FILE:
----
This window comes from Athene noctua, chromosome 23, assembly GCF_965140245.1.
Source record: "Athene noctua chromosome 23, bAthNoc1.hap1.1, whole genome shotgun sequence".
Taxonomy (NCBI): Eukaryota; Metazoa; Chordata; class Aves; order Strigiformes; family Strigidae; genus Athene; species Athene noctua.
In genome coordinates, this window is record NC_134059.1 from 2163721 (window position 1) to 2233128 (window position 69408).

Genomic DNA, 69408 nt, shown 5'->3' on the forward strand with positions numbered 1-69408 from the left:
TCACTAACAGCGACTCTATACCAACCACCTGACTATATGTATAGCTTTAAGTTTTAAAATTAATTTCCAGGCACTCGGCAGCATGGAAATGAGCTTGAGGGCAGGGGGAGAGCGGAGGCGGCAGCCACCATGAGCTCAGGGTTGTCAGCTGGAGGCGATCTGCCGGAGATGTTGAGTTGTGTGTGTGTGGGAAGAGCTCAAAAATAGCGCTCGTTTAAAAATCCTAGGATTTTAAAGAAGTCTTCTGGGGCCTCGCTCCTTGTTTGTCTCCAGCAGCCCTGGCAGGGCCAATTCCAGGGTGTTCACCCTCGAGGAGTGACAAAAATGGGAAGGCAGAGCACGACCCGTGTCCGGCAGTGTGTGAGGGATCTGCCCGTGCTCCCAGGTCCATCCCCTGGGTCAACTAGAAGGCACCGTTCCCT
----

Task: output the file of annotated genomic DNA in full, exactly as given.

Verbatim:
This window comes from Athene noctua, chromosome 23, assembly GCF_965140245.1.
Source record: "Athene noctua chromosome 23, bAthNoc1.hap1.1, whole genome shotgun sequence".
Taxonomy (NCBI): Eukaryota; Metazoa; Chordata; class Aves; order Strigiformes; family Strigidae; genus Athene; species Athene noctua.
In genome coordinates, this window is record NC_134059.1 from 2163721 (window position 1) to 2233128 (window position 69408).

Genomic DNA, 69408 nt, shown 5'->3' on the forward strand with positions numbered 1-69408 from the left:
TCACTAACAGCGACTCTATACCAACCACCTGACTATATGTATAGCTTTAAGTTTTAAAATTAATTTCCAGGCACTCGGCAGCATGGAAATGAGCTTGAGGGCAGGGGGAGAGCGGAGGCGGCAGCCACCATGAGCTCAGGGTTGTCAGCTGGAGGCGATCTGCCGGAGATGTTGAGTTGTGTGTGTGTGGGAAGAGCTCAAAAATAGCGCTCGTTTAAAAATCCTAGGATTTTAAAGAAGTCTTCTGGGGCCTCGCTCCTTGTTTGTCTCCAGCAGCCCTGGCAGGGCCAATTCCAGGGTGTTCACCCTCGAGGAGTGACAAAAATGGGAAGGCAGAGCACGACCCGTGTCCGGCAGTGTGTGAGGGATCTGCCCGTGCTCCCAGGTCCATCCCCTGGGTCAACTAGAAGGCACCGTTCCCT